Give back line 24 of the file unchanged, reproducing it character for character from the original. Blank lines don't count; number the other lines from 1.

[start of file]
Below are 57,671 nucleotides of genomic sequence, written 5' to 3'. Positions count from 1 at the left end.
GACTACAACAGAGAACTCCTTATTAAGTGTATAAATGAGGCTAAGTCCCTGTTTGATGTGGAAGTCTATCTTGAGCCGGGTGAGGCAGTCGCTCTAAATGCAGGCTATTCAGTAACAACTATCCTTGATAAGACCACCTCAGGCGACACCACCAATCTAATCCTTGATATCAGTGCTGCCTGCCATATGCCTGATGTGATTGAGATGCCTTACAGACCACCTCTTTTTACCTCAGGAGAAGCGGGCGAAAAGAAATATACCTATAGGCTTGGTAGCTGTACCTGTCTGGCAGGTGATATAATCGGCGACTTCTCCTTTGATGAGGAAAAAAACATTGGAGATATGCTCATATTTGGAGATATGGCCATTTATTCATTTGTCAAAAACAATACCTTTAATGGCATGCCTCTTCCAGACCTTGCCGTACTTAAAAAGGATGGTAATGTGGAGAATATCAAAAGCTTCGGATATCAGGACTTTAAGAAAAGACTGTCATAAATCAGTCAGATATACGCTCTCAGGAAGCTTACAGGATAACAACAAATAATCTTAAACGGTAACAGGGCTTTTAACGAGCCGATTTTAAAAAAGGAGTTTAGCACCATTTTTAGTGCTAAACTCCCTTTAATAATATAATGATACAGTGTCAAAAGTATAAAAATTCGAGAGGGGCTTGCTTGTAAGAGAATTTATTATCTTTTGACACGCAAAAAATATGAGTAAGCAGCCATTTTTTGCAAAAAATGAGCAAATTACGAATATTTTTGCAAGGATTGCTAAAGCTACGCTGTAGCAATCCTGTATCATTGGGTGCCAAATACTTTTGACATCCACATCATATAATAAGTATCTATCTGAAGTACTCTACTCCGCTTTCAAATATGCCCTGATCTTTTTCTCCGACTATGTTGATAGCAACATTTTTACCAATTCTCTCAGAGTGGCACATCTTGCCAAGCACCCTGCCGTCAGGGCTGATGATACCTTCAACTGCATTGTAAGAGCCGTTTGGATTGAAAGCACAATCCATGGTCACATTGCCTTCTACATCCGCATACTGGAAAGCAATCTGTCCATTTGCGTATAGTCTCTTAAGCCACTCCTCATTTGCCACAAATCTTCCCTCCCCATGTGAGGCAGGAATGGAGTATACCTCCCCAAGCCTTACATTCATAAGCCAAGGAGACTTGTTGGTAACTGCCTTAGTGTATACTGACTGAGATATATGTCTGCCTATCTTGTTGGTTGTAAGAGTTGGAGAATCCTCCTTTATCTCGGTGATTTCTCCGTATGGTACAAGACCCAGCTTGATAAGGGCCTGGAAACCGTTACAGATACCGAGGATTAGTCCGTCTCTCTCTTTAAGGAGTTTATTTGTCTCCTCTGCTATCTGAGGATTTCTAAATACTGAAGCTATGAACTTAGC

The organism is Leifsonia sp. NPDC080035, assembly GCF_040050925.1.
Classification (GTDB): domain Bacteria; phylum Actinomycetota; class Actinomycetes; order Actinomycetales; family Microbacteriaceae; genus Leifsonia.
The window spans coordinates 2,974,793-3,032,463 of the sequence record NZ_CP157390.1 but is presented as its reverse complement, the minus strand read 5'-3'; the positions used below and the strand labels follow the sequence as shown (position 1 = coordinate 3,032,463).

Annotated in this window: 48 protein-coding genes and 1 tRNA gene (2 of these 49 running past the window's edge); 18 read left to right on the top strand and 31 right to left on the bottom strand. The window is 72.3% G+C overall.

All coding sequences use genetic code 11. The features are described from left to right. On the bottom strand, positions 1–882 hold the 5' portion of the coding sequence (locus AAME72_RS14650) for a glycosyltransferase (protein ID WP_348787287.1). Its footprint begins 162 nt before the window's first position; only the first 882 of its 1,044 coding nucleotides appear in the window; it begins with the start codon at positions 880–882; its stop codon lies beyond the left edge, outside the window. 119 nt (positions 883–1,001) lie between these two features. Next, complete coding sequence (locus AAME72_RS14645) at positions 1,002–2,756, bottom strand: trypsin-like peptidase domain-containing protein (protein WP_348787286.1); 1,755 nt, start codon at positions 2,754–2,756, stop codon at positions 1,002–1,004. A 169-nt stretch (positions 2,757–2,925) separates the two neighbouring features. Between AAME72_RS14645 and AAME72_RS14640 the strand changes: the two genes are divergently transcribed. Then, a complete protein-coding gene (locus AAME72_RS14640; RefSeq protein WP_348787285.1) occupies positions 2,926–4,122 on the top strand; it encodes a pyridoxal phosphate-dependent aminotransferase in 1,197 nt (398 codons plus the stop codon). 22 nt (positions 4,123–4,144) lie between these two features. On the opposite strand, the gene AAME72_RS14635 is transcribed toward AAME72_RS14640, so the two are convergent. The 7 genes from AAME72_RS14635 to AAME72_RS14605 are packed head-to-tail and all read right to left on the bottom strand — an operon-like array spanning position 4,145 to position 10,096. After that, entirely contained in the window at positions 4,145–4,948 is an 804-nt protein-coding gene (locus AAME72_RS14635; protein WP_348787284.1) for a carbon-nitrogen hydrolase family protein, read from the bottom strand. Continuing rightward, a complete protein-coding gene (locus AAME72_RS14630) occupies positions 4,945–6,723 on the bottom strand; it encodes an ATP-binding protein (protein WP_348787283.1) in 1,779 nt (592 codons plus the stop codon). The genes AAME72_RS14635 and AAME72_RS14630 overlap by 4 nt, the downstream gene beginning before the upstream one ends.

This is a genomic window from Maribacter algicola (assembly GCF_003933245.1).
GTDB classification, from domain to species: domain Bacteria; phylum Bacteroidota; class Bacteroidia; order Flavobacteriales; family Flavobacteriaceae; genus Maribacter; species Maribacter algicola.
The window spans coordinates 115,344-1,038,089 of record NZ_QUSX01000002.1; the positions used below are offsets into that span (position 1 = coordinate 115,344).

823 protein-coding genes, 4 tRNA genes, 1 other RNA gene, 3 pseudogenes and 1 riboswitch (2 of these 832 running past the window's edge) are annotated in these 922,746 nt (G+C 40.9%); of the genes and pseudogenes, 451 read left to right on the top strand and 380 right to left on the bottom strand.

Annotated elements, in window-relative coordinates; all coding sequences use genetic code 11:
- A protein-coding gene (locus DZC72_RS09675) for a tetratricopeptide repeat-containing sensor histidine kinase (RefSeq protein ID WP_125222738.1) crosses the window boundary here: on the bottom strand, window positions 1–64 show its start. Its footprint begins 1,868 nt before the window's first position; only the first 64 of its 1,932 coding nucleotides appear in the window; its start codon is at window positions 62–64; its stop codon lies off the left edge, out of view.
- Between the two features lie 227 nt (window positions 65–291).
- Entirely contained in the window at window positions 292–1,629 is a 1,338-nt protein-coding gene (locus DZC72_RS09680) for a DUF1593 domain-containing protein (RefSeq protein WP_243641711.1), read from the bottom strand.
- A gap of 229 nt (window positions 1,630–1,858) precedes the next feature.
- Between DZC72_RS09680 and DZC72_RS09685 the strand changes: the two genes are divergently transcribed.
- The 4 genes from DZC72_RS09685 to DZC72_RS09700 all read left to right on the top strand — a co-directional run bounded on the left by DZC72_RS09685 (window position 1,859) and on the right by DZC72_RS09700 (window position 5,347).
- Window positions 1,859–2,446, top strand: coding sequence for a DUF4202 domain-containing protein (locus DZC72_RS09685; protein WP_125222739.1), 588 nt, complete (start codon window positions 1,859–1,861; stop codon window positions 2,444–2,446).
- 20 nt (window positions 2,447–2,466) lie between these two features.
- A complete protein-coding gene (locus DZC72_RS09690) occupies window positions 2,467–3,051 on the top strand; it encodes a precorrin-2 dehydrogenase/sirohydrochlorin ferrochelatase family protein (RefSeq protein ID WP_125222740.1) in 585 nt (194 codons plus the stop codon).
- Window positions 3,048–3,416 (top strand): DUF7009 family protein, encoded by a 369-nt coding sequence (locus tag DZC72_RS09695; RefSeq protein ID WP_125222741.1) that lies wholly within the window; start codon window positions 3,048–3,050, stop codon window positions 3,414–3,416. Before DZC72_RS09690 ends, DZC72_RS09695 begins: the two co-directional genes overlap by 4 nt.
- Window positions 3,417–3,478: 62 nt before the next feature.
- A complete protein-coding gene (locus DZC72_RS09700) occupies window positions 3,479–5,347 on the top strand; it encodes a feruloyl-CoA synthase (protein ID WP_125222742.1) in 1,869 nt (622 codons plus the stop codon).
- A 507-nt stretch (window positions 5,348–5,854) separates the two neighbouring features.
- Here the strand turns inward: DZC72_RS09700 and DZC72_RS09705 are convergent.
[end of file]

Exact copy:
- A complete protein-coding gene (locus DZC72_RS09700) occupies window positions 3,479–5,347 on the top strand; it encodes a feruloyl-CoA synthase (protein ID WP_125222742.1) in 1,869 nt (622 codons plus the stop codon).